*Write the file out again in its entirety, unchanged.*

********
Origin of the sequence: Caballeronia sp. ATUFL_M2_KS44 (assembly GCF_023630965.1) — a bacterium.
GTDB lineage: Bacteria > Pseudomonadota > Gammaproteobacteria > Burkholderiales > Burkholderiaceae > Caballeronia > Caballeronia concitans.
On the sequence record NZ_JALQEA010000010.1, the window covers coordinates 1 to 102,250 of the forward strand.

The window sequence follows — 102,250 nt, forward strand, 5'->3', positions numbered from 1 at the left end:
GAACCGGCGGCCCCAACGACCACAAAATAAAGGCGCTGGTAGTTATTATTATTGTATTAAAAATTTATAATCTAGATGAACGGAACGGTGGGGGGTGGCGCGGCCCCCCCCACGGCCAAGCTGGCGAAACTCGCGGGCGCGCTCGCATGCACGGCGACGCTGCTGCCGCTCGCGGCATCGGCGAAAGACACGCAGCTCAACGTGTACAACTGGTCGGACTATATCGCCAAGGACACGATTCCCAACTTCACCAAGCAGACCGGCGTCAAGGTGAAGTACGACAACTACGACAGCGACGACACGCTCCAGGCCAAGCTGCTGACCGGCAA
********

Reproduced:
Origin of the sequence: Caballeronia sp. ATUFL_M2_KS44 (assembly GCF_023630965.1) — a bacterium.
GTDB lineage: Bacteria > Pseudomonadota > Gammaproteobacteria > Burkholderiales > Burkholderiaceae > Caballeronia > Caballeronia concitans.
On the sequence record NZ_JALQEA010000010.1, the window covers coordinates 1 to 102,250 of the forward strand.

The window sequence follows — 102,250 nt, forward strand, 5'->3', positions numbered from 1 at the left end:
GAACCGGCGGCCCCAACGACCACAAAATAAAGGCGCTGGTAGTTATTATTATTGTATTAAAAATTTATAATCTAGATGAACGGAACGGTGGGGGGTGGCGCGGCCCCCCCCACGGCCAAGCTGGCGAAACTCGCGGGCGCGCTCGCATGCACGGCGACGCTGCTGCCGCTCGCGGCATCGGCGAAAGACACGCAGCTCAACGTGTACAACTGGTCGGACTATATCGCCAAGGACACGATTCCCAACTTCACCAAGCAGACCGGCGTCAAGGTGAAGTACGACAACTACGACAGCGACGACACGCTCCAGGCCAAGCTGCTGACCGGCAA